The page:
Unstable Sympathies in the 19th-Century British Novel, 1814-1853.
Abstract: This dissertation explores the darker side of sympathy in three
19th-century British novels in order to illuminate the frustrations, anxieties, and
displeasures of intimacy, both between people and between readers and texts. Examining just
three of many possible ways in which interpersonal encounters can be deeply uncomfortable,
I argue that Frances Burney's The Wanderer; or, Female ... read moreDifficulties (1814), Mary Shelley's
The Last Man (1826), and Charlotte Brontë's Villette (1853) illustrate in characters and
mobilize in readers self-other relations that are "difficult," revolting, and penetrating,
respectively. These modalities of sympathy, which make reading a deeply uncomfortable
experience, complicate Adam Smith's influential argument that sympathy generates
benevolence and peace between individuals and social groups, challenging 19th-century
politics that incorporate Smithian sympathy as a strategy for regulating gendered,
lower-class, and racial others. Making sympathetic reading a discomfiting and disconcerting
experience, the novels demonstrate that sympathy generates unstable affects that defy
attempts to control people and their thoughts and feelings. The Wanderer rewrites the
conventions of the novel of manners to present sympathy as a mode of exclusion, aligning
readers in "difficult," shifting sympathies with both the suffering heroine and the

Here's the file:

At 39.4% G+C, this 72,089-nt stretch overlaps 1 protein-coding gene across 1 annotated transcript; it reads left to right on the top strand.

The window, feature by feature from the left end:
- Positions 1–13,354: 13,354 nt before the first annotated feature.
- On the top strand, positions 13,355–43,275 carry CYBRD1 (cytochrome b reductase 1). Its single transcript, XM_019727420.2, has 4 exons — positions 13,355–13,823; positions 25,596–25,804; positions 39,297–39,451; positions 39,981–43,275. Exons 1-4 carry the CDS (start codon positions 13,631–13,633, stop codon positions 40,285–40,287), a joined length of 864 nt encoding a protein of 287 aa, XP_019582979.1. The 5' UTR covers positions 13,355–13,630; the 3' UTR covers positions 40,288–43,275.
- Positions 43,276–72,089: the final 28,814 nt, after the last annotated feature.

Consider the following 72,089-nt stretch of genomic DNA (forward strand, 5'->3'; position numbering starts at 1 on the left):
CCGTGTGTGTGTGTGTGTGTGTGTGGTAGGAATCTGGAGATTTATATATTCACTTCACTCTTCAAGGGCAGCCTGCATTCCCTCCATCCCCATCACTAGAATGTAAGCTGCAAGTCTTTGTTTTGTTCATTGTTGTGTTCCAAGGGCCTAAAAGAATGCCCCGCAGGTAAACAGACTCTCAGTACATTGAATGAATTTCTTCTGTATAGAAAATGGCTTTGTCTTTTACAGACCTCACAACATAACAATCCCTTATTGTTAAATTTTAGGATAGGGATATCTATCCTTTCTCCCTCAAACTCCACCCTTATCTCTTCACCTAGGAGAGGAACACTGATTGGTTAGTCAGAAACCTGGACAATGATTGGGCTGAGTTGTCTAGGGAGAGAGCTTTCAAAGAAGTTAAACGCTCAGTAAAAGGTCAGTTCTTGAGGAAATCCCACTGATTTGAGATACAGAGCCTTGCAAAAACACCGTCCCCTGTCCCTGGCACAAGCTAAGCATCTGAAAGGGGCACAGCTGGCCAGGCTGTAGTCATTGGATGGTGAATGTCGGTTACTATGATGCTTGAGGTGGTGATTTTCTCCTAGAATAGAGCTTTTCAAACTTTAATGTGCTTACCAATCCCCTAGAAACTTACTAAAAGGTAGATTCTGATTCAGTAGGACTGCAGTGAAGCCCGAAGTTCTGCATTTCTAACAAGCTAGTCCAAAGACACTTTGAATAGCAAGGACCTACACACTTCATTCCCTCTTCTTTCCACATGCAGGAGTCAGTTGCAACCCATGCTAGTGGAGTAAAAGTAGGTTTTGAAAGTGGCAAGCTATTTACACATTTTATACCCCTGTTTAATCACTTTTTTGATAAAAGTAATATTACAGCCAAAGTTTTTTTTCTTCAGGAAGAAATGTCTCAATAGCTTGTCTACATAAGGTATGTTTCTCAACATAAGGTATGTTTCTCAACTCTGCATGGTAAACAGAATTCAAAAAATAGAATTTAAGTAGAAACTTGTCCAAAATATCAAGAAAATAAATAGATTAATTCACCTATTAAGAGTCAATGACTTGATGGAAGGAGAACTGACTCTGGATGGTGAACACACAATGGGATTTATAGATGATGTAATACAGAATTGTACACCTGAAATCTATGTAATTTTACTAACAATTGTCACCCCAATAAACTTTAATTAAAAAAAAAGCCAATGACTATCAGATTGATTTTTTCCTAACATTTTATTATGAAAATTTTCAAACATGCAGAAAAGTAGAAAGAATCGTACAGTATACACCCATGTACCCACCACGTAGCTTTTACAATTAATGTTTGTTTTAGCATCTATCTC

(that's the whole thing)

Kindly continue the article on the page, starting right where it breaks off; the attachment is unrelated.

characters who persecute her. Further extending "difficult" sympathies from domestic to
political life, The Last Man mobilizes intimacy that generates visceral revulsion and
instigates social and political uprisings that nearly decimate humankind. Finally, Villette
revises narrative conventions for realist fiction in order to explore the sexual politics
of sympathy, which Brontë portrays as an invasive mode of penetration that painfully binds
self and other. Together, the novels show that 19th-century novelistic sympathy was fraught
with disagreement and discontent that is obscured by the dominance of Smith's theory in
contemporary politics and in modern studies of the 19th-century British novel. Examining
unstable sympathies in The Wanderer, The Last Man, and Villette recovers the political
valence of the novels' resistance to literary conventions of sympathy, which, the novels
suggest, do not fully capture the volatility of interpersonal encounters.
Thesis (Ph.D.)--Tufts University, 2015.
Submitted to the Dept. of English.
Advisor: Sonia Hofkosh.
Committee: Jillian Heydt-Stevenson, Joseph Litvak, and Lisa Lowe.
Keyword: British and Irish literature.read less